10.  Frivolous tax arguments:  Promoters of frivolous schemes encourage taxpayers to make unreasonable and outlandish legal claims to avoid paying their taxes. Such arguments have been repeatedly thrown out of court.

11.  Abusive tax shelters:  These sophisticated schemes, particularly those involving micro-captive insurance shelters, are peddled by promoters and others to avoid taxes.

12.  Offshore tax evasion: Offshore tax compliance has been a major focus for the IRS in recent years, and taxpayers who avoid taxes by hiding money or assets in unreported offshore accounts should remain wary given the continuing focus on such schemes by both the IRS and the Justice Department.

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The Internal Revenue Service today warned taxpayers against scam groups masquerading as charitable organizations, luring people to make donations to groups or causes that don’t actually qualify for a tax deduction. These phony charities, which attempt to attract donations from unsuspecting contributors using a charitable reason and a tax deduction as bait for taxpayers are ranked fifth on the annual IRS “Dirty Dozen” list of tax scams. Perpetrators of illegal scams can face significant penalties and interest and possible criminal prosecution. To help protect taxpayers, the IRS-Criminal Investigation Division works closely with the Department of Justice to shut down scams and prosecute the criminals behind them.

Compiled annually by the IRS, the “Dirty Dozen” lists a variety of common scams that taxpayers may encounter any time of the year, but many of these schemes peak during filing season as people prepare their tax returns or seek help from tax professionals. To help protect taxpayers, the IRS is highlighting each of these scams on twelve consecutive days to help raise awareness.

The text of today’s announcement from the IRS follows:

The IRS offers these basic tips to taxpayers making charitable donations:

• Be wary of charities with names that are similar to familiar or nationally known organizations. Some phony charities use names or websites that sound or look like those of respected, legitimate organizations. IRS.gov has a search feature, Exempt Organizations Select Check, that allows people to find legitimate, qualified charities to which donations may be tax-deductible. Legitimate charities will provide their Employer Identification Number (EIN), if requested, which can be used to verify their legitimacy through the IRS Select Check.

• Don’t give out personal financial information, such as Social Security numbers or passwords, to anyone who solicits a contribution. Scam artists may use this information to steal identities and money from victims. Donors often use credit cards to make donations. Be cautious when disclosing credit card numbers to those seeking a donation. Confirm that those soliciting a donation are calling from a legitimate charity.

• Don’t give or send cash. For security and tax record purposes, contribute by check or credit card or another way that provides documentation of the donation.

• Consult IRS Publication 526, Charitable Contributions, available on IRS.gov. This free booklet describes the tax rules that apply to making tax-deductible donations. Among other things, it provides complete details on what records to keep to help taxpayers at tax time.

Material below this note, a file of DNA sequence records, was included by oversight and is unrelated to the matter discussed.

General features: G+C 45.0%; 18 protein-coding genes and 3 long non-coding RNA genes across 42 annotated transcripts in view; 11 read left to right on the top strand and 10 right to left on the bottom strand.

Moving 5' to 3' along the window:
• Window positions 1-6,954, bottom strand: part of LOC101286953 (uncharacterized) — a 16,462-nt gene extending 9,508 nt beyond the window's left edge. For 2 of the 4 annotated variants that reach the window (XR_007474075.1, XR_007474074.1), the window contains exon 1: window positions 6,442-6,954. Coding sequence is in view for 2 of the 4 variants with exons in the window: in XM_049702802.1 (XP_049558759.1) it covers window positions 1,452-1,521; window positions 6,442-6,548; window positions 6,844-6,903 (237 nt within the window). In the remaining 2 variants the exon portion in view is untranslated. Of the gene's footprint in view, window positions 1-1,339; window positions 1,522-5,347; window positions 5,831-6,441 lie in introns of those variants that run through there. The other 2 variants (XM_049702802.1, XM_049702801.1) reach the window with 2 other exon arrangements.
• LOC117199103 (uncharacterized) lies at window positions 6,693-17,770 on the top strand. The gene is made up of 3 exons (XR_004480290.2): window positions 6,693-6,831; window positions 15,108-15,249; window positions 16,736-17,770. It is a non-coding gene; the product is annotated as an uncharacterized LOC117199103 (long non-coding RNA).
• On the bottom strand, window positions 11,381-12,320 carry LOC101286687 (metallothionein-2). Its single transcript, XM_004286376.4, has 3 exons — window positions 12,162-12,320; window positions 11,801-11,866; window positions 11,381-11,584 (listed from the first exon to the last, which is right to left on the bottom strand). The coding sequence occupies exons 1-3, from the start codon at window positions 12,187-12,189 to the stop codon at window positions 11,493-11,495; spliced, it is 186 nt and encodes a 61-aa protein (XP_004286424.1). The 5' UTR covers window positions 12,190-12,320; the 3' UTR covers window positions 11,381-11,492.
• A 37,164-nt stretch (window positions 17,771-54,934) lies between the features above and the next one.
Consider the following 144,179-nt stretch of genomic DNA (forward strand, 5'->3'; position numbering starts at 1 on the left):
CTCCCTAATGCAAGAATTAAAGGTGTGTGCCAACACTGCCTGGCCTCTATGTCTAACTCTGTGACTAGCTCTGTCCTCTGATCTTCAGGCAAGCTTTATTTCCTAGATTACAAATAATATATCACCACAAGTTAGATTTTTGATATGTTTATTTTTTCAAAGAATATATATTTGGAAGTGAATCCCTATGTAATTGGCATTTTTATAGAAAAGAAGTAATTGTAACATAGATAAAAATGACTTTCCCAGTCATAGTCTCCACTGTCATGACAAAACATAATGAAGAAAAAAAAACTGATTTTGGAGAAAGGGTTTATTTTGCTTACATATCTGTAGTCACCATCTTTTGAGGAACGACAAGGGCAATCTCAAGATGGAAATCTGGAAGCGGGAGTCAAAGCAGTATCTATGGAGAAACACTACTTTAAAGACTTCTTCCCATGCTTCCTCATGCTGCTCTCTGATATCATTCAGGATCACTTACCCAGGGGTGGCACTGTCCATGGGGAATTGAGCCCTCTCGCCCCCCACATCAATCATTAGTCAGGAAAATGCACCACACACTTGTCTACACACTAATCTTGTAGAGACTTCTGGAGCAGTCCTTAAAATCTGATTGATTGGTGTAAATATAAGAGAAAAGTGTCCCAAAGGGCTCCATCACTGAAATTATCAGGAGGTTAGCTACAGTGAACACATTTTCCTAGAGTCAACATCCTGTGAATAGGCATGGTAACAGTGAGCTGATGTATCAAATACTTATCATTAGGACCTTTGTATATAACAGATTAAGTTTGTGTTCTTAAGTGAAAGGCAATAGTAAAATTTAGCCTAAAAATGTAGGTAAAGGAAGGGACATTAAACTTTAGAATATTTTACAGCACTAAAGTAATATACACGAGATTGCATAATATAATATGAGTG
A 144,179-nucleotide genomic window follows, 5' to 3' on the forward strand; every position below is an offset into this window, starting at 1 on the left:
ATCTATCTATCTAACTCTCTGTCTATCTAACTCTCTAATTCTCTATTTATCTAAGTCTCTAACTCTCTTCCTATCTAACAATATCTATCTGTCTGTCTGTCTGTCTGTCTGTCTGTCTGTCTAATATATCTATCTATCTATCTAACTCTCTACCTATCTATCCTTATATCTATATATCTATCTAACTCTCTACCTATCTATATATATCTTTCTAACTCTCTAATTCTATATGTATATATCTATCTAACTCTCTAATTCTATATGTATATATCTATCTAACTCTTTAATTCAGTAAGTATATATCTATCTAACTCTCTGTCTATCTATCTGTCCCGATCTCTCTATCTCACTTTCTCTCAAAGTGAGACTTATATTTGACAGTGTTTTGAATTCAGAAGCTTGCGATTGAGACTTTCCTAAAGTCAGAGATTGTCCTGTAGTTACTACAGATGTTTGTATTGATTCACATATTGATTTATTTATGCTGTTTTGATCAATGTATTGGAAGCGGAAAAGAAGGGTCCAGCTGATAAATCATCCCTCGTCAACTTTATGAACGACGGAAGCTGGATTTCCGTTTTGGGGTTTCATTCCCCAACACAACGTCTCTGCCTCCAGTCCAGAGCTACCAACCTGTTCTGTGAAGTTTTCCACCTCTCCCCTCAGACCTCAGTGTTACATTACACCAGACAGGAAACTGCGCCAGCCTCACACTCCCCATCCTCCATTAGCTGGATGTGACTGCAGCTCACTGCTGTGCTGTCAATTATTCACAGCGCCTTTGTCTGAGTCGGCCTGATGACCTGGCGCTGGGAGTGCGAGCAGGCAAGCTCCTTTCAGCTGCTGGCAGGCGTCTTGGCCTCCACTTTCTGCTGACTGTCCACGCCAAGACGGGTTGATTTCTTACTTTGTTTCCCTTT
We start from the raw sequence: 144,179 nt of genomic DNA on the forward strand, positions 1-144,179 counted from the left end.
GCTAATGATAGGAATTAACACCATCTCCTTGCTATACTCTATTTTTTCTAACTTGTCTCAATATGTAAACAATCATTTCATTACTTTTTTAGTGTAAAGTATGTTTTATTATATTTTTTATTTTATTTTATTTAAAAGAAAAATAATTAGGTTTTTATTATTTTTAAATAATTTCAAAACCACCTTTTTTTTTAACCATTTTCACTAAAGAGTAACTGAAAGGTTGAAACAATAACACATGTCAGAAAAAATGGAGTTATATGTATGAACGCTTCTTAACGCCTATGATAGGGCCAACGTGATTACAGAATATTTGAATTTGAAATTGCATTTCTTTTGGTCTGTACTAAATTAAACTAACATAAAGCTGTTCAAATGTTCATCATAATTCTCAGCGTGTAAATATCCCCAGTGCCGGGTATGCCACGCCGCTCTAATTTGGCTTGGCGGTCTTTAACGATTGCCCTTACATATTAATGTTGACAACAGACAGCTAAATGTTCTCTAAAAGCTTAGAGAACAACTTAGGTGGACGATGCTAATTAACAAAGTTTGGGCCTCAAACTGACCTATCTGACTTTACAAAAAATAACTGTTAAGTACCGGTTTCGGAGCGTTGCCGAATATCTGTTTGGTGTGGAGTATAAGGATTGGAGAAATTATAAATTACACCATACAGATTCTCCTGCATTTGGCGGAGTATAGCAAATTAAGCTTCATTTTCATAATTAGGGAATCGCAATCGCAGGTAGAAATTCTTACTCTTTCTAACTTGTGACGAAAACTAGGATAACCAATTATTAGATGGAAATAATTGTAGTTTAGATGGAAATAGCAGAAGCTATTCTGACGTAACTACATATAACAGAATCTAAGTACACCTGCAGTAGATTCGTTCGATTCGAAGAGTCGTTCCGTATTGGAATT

Impersonation of charitable organizations

Another long-standing type of abuse or fraud involves scams that occur in the wake of significant natural disasters.

The IRS encourages taxpayers to donate to recognized charities established to help disaster victims. Following major disasters, it’s common for scam artists to impersonate charities to get money or private information from well-intentioned taxpayers.

Scam artists can use a variety of tactics following a disaster. Some scammers operating bogus charities may contact people by telephone or email to solicit money or financial information. They may even directly contact disaster victims and claim to be working for or on behalf of the IRS to help the victims file casualty loss claims and get tax refunds.

Remember, fraudsters may attempt to get personal financial information or Social Security numbers that can be used to steal the victims’ identities or financial resources. Bogus websites may solicit funds for disaster victims.

Taxpayers can find legitimate and qualified charities with the Select Check search tool on IRS.gov.

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Continuing its daily “countdown” of the annual “Dirty Dozen” tax schemes, the Internal Revenue Service announced that return preparer fraud is the fourth entry on that esteemed list for 2018. With more than half of the nation’s taxpayers relying on someone else to prepare their tax return, the Internal Revenue Service reminded consumers today to be on the lookout for unscrupulous tax preparers looking to make a fast buck from honest people seeking tax assistance. The IRS recognizes that the majority of tax professionals provide honest, high-quality service. But there are some dishonest preparers who operate each filing season to perpetrate refund fraud, identity theft, and other scams that hurt honest taxpayers.